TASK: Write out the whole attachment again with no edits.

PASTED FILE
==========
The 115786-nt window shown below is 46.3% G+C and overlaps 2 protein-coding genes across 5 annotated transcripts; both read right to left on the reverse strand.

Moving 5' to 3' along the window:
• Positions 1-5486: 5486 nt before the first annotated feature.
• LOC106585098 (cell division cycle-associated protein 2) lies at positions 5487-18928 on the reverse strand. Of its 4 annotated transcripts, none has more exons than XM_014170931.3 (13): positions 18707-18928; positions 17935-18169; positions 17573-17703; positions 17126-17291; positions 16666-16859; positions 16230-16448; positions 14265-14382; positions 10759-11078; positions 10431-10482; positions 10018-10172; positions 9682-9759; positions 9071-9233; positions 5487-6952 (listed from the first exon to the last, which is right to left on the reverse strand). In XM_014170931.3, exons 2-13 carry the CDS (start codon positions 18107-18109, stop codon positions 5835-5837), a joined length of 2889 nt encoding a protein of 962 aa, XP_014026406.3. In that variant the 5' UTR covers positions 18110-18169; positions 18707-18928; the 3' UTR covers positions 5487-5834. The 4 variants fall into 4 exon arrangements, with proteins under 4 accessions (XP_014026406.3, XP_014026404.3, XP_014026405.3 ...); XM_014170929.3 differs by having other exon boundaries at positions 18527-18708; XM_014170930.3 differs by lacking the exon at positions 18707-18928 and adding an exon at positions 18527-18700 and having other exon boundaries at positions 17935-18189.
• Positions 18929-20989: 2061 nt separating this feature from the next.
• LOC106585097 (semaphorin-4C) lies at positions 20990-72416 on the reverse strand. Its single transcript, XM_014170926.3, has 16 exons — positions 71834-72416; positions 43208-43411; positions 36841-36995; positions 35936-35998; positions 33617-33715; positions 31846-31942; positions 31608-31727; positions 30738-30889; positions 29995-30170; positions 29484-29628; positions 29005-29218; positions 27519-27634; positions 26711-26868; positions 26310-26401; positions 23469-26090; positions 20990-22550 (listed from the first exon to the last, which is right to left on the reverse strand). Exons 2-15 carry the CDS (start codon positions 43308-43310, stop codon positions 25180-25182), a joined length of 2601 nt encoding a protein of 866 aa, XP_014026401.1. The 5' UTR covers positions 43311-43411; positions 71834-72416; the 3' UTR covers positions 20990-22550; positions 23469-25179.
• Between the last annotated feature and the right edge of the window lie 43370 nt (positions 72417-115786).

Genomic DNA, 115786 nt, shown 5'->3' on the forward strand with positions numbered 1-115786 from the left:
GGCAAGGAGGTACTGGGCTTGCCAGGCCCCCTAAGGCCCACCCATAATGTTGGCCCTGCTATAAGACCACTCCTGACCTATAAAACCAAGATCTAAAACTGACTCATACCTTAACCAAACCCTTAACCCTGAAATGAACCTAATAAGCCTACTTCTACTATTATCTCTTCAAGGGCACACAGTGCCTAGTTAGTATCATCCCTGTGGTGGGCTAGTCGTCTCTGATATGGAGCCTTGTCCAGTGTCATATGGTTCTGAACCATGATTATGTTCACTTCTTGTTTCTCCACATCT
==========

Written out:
The 115786-nt window shown below is 46.3% G+C and overlaps 2 protein-coding genes across 5 annotated transcripts; both read right to left on the reverse strand.

Moving 5' to 3' along the window:
• Positions 1-5486: 5486 nt before the first annotated feature.
• LOC106585098 (cell division cycle-associated protein 2) lies at positions 5487-18928 on the reverse strand. Of its 4 annotated transcripts, none has more exons than XM_014170931.3 (13): positions 18707-18928; positions 17935-18169; positions 17573-17703; positions 17126-17291; positions 16666-16859; positions 16230-16448; positions 14265-14382; positions 10759-11078; positions 10431-10482; positions 10018-10172; positions 9682-9759; positions 9071-9233; positions 5487-6952 (listed from the first exon to the last, which is right to left on the reverse strand). In XM_014170931.3, exons 2-13 carry the CDS (start codon positions 18107-18109, stop codon positions 5835-5837), a joined length of 2889 nt encoding a protein of 962 aa, XP_014026406.3. In that variant the 5' UTR covers positions 18110-18169; positions 18707-18928; the 3' UTR covers positions 5487-5834. The 4 variants fall into 4 exon arrangements, with proteins under 4 accessions (XP_014026406.3, XP_014026404.3, XP_014026405.3 ...); XM_014170929.3 differs by having other exon boundaries at positions 18527-18708; XM_014170930.3 differs by lacking the exon at positions 18707-18928 and adding an exon at positions 18527-18700 and having other exon boundaries at positions 17935-18189.
• Positions 18929-20989: 2061 nt separating this feature from the next.
• LOC106585097 (semaphorin-4C) lies at positions 20990-72416 on the reverse strand. Its single transcript, XM_014170926.3, has 16 exons — positions 71834-72416; positions 43208-43411; positions 36841-36995; positions 35936-35998; positions 33617-33715; positions 31846-31942; positions 31608-31727; positions 30738-30889; positions 29995-30170; positions 29484-29628; positions 29005-29218; positions 27519-27634; positions 26711-26868; positions 26310-26401; positions 23469-26090; positions 20990-22550 (listed from the first exon to the last, which is right to left on the reverse strand). Exons 2-15 carry the CDS (start codon positions 43308-43310, stop codon positions 25180-25182), a joined length of 2601 nt encoding a protein of 866 aa, XP_014026401.1. The 5' UTR covers positions 43311-43411; positions 71834-72416; the 3' UTR covers positions 20990-22550; positions 23469-25179.
• Between the last annotated feature and the right edge of the window lie 43370 nt (positions 72417-115786).

Genomic DNA, 115786 nt, shown 5'->3' on the forward strand with positions numbered 1-115786 from the left:
GGCAAGGAGGTACTGGGCTTGCCAGGCCCCCTAAGGCCCACCCATAATGTTGGCCCTGCTATAAGACCACTCCTGACCTATAAAACCAAGATCTAAAACTGACTCATACCTTAACCAAACCCTTAACCCTGAAATGAACCTAATAAGCCTACTTCTACTATTATCTCTTCAAGGGCACACAGTGCCTAGTTAGTATCATCCCTGTGGTGGGCTAGTCGTCTCTGATATGGAGCCTTGTCCAGTGTCATATGGTTCTGAACCATGATTATGTTCACTTCTTGTTTCTCCACATCT